Flounder Gigging at Night
L ooking for a way to catch fish and beat the summer heat? How about some flounder gigging?
While most people are home in bed, the die-hard flounder angler is just getting started. Captain James Parbst is a dedicated flounder gigging guide and fisherman. He is so good at it that when not guiding other anglers, he gigs commercially for Groomer’s Seafood in Corpus Christi.
“We always get a limit; sometimes it might take a little bit longer.”
My first experience with nighttime flounder gigging happened many years ago when my family and I were new to the Texas coast. I had a fishing buddy who wanted to indoctrinate me into gigging.
We left the launch ramp in the San Antonio Bay area when the sun had already set on the horizon, and it was getting dark. He said we were starting a little later than planned, but no problem. He knew where we were going.
He didn’t have any electronic guidance systems on board his boat. He was navigating on dead reckoning, and soon we found out we were lost. We did locate some islands where we decided to walk the shallow shoreline water.
I was in the water with lantern and gig, making sure to slide my feet on the bottom, looking for the outline of a flounder. What I remember most about our trip was the mosquitoes gigging me even with the strongest repellent spray applied over every inch of available open skin.
Captain Parbst said a dark July night can add up to a great flounder adventure along the banks of Aransas and Corpus Christi bays.
“Some nights we will work a bank and you won’t see anything for hours,” said Parbst. “Then you’ll start seeing them. Go back to the exact same bank the following night, and they are there at sunset, just no specific pattern. They have their spots and locations where they will normally show up, but other than that, as far as time-wise, there is no pattern to them. They will show up sooner or later.”
Parbst’s normal floundering trips start about 9 p.m. “Normally we will have a three or four fish limit by midnight,” he said. “At times if we are missing fish, it can be two or three o’clock in the morning. My boat doesn’t come in until we have a limit, or the anglers say they’re tired, and want to come back in.”
One of his favorite spots in the winter months in Port A is the area around Mustang Point, but in July you need to get back along the flats, such as the Shamrock area and Wilson Cut.
Fishing for flounder, there are two ways to do it. There’s the old way where you get out of the boat with a light and start shuffling along the banks, with gig ready—what I was doing—or Captain Parbst’s way.
“I have a custom rigged-out boat, looks like an oversized Jon boat with a bunch of bright lights on the front,” he said. On the front there’s a broad deck on which he stands and steers the boat. On the back is a big air motor with a giant prop.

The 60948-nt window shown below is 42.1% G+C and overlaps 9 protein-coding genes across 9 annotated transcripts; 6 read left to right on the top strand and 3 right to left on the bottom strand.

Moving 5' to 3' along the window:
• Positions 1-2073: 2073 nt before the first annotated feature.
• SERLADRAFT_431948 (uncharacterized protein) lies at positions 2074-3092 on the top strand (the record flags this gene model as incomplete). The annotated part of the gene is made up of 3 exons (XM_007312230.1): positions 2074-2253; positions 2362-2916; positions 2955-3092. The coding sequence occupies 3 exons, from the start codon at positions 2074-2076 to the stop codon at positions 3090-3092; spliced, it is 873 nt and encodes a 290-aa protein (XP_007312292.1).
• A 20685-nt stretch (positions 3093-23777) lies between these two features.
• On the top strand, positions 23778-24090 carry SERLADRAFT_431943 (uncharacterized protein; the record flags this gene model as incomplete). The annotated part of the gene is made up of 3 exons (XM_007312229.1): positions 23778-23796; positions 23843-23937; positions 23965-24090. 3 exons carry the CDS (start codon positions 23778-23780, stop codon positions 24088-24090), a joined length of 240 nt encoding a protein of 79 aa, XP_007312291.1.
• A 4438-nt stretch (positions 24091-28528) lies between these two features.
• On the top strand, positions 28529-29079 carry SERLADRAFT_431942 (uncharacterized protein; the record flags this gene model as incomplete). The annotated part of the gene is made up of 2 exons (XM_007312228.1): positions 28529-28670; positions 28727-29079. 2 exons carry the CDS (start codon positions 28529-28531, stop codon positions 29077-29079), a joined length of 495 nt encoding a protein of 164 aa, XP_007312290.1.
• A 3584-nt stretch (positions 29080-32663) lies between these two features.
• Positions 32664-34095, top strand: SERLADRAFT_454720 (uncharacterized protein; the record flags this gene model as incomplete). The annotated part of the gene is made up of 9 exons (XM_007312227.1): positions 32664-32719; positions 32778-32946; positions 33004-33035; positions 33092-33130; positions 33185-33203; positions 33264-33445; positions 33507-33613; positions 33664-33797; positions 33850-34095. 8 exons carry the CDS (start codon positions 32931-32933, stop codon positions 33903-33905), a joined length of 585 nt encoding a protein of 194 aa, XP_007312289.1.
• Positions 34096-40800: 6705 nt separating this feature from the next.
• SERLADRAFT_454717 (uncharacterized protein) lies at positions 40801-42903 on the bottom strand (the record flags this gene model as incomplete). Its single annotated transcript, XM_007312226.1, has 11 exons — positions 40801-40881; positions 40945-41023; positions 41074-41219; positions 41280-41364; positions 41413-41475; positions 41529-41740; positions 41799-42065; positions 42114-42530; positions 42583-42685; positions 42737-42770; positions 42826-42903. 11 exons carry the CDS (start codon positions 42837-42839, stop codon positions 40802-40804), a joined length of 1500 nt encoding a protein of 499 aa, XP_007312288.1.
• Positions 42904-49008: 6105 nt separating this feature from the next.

“The reason for the big air motor on the back is because we will be in water that is real shallow, 4-5 inches of water,” he said. The air motor can take us places that are hard to or impossible to get to. When we see a flounder lit up on the bottom, we just lean over the rail and gig ’em. We cover a lot of ground.”
“You might get you a couple while walking, but you are not going to smoke out a limit on foot.”
Flounder vs. Stingrays:
“If you’re walking the bank, don’t forget the stingray shuffle,” Parbst said.
The “stingray shuffle” for those who have never heard the term is simply shuffling your feet instead of making steps. Stepping on a stingray usually equals getting stuck. Bumping one while shuffling typically scares them away.
Clear water is a must. If the water is dirty start looking for another location. Parbst said another popular place for floundering is up along Hwy. 361 between Aransas Pass and Port Aransas. It’s a good walking bottom. “It’ll usually have sand, shell,” he said. “Leave the muddy bottoms alone. If you run into tall grass you might as well get out of there. Flounder will not lie in tall grass.”
When you find a flounder, he is just going to be lying there waiting for you. “You can come within an 1/8 of an inch if you don’t touch him,” Parbst said. “When you get that gig placed perfectly above him, right behind the head, right behind the gill plate, you just thrust the gig. If you gig him in the tail section, eighty percent of the time he’s going to flop off the gig.”
Skeeters???—“I don’t see a lot of them when fishing from my boat because the propeller on the engine takes care of the mosquitoes I run into,” he said. “The only time I have trouble with mosquitoes is when I get back to the fish cleaning tables.”
Oh yeah, back to my flounder adventure. When the sun finally came up, we found out we were exactly where my buddy wanted us to be, but we never found the flounder. I did break off a huge speckled trout while wading the banks in the morning, casting soft plastics for trout. My flounder trip wasn’t a complete bust. I did have a fish story to tell.
Email Tom Behrens at ContactUs@fishgame.com